On 16 June 2020, the ICRC hosted a webinar to launch the updated Commentary on the Third Geneva Conventions. An expert panel discussed the Commentary’s main findings on key humanitarian issues related to the treatment of prisoners of war.
What is acceptable and what is prohibited in armed conflict? The four Geneva Conventions of 1949 form the foundation of international humanitarian law and provide a framework setting out the answers to that question.
Launch of the updated Commentary on the Third Geneva Convention from ICRC on Vimeo.
In the 1950s, the ICRC published a set of commentaries on these Conventions, giving practical guidance on their implementation. But to reflect the developments in law and practice since then, the ICRC commissioned a new set of commentaries which seek to reflect the current interpretations of the Conventions. The updated Commentaries on the First and Second Conventions were published in 2016 and 2017 respectively. The updated Commentary on the Third Geneva Convention related to the treatment of prisoners of war is now available. Jean-Marie Henckaerts, who heads the commentaries project, explains more below.
What's the main aim of the updated Commentaries?
The main aim of the updated Commentaries is to give people an understanding of the law as it is interpreted today, so that it is applied effectively in today's armed conflicts. We see this as an important contribution to reaffirming the continued relevance of the Conventions, generating respect for them and strengthening protection for victims caught up in armed conflict. The experience gained in applying and interpreting the Conventions over the last seven decades has generated a detailed understanding of how they operate in armed conflicts all over the world and in contexts very different from those that led to their adoption. With this, the new Commentaries go far beyond their first editions from the 1950s, which were largely based on the preparatory work for the Conventions and on the experience of the Second World War.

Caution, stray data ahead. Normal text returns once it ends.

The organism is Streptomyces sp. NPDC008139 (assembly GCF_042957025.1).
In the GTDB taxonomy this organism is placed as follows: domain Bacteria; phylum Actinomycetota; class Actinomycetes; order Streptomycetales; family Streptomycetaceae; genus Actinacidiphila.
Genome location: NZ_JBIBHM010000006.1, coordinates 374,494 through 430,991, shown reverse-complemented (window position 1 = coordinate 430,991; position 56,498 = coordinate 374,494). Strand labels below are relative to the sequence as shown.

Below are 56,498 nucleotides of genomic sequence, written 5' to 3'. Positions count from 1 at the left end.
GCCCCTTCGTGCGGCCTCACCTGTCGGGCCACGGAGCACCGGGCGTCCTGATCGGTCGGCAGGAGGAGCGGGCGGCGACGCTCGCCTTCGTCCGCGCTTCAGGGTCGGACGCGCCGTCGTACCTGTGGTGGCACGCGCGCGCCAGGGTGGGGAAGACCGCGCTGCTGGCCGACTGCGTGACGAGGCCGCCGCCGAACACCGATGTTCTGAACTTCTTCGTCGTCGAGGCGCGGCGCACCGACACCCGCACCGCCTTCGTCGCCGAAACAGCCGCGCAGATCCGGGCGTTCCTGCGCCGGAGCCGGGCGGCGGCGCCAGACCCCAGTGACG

Can you give an example of issues that this new Commentary clarifies?
The Commentary sheds light on many issues, and in particular on the obligations Parties have vis-à-vis prisoners of war. The Third Geneva Convention covers a broad array of considerations relating to a prisoner’s life from the time of capture to their final release and repatriation. Many of the key issues clarified by the updated Commentary concern the changes that have taken place in this connection. For instance, today, medical ethics and data-protection standards are far more developed than in 1949. This raises questions regarding the application of provisions that require medical data to be disclosed, and also about how data should be handled and protected in our digitalized world. Such questions would also extend to the appropriate use by Detaining Powers of electronic means to identify prisoners of war – including biometrics – or of new technologies to conduct surveillance.